University of Wisconsin Digital Collections
Link to University of Wisconsin Digital Collections
Link to University of Wisconsin Digital Collections
Icelandic Online Dictionary and Readings

Sverrir Hlmarsson; Sanders, Christopher; Tucker, John / slensk-ensk orabk (1989)

View all of Guide to the use of the dictionary

 

I. LEMMA

The lemma contains the headword, information on word class, and morphological details.

  [p. 22]  

1. The Headword

1.1 Order of entries

All headwords are printed in bold and presented in the alphabetical order that is now standard for Modern Icelandic:

a, , b, d, , e, , f, g, h, i, , j, k, l, m,
n, o, , p, r, s, t, u, , v, x, y, , , ,

This means, for example, that all words beginning with i- are listed before words beginning with -.

1.1.1

Consequently, when two headwords are distinguished only by the presence or absence of an accent over a vowel, the form without the accent is placed first.

hli f

hl f

1.1.2

When headwords with the same spelling (homonyms) introduce successive entries, they are distinguished by means of superscript numbers.

1lka adj indecl

2lka adv

1.2 Presentation of headwords

A headword is often divided into parts: by means of a dot or by means of a slash /.

1.2.1

A dot marks a division of a compound word into constituent parts. Only one such division is noted.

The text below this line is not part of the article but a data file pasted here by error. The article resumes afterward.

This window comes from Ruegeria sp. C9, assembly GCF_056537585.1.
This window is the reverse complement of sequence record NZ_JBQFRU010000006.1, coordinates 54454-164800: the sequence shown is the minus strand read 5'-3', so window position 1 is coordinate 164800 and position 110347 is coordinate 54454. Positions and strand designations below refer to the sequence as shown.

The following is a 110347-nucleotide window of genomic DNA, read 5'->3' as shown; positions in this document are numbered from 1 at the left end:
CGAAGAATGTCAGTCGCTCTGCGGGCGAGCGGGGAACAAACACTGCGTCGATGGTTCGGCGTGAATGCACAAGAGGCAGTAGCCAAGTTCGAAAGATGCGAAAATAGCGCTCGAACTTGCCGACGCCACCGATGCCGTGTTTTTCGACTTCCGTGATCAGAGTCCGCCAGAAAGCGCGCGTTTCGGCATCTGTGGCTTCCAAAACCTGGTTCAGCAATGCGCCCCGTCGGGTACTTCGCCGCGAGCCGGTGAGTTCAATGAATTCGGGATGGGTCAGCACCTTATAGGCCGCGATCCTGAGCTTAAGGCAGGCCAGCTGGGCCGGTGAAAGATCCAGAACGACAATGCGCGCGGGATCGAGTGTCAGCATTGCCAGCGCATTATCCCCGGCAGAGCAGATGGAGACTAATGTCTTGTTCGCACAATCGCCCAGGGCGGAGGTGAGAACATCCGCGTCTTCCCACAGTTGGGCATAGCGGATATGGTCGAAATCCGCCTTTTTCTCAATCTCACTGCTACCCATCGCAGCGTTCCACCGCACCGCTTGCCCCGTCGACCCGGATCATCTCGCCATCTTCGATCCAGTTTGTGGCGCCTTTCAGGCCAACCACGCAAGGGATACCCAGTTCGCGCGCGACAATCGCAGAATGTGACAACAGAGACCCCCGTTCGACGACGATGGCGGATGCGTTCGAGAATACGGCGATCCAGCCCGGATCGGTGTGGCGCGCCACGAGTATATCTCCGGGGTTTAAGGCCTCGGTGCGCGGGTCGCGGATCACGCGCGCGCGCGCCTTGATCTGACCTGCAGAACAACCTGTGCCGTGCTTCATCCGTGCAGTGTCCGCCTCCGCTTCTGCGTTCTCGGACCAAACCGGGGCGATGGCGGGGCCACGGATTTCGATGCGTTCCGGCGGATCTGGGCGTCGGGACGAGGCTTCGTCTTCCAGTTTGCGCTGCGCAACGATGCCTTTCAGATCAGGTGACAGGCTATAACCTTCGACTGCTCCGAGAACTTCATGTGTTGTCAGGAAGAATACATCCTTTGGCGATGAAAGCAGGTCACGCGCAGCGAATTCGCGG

tilviljunarkenndur

1.2.2

A slash in a headword marks the point at which any inflectional endings given later in the lemma should be added.

bor/a v (acc) (-ai)

indicates that the preterite of bora is borai;   [p. 23]  

stelp/a f (-u, -ur)

indicates that the genitive singular of stelpa is stelpu and that the nominative plural is stelpur.

1.2.3

In the case of a compound word whose second segment displays the effects of mutation, this segment is separated from the first by the slash rather than by the dot (see the discussion of inflected forms in section 3 below).

hlm/ganga f (-gngu, -gngur)

1.3 Lemmas that consist of cross-references

1.3.1

A headword can take the form of a reference from an inflected form with a different spelling.

httir -> httur

1.3.2

A headword can be a reference from a second word with an exactly similar meaning.

einskisviri adj indecl

= einskisverur

1.4 First elements of compound words

A headword can consist purely of the first element of a compound word followed by suggestions as to how the element is to be understood in compound words that are not included in the dictionary.

3meal- in compounds

average

2. Word class / Parts of speech

The following main distinctions are commonly made: adj = adjective, adv = adverb, conj = conjunction, interj = interjection, num = numeral, prep = preposition, pron = pronoun, v = verb. Dual function is sometimes indicated as follows:

tal adj / adv

2.1 Nouns

Nouns are not identified as such. Instead, their gender is given (m for masculine, f for feminine, n for neuter), and where relevant they are given additional   [p. 24]   markers to show that they are registered only in the plural form or are indeclinable.

land n

sifjar f pl

varkrni f indecl

2.2 Verbs

Verbs are identified by the marker v. Note also v refl for a verb used in the reflexive form, and v impers for a verb that is always used in impersonal constructions.

ta v (acc)

2fast/a v

girn/ast v refl

2lang/a v impers

2.2.1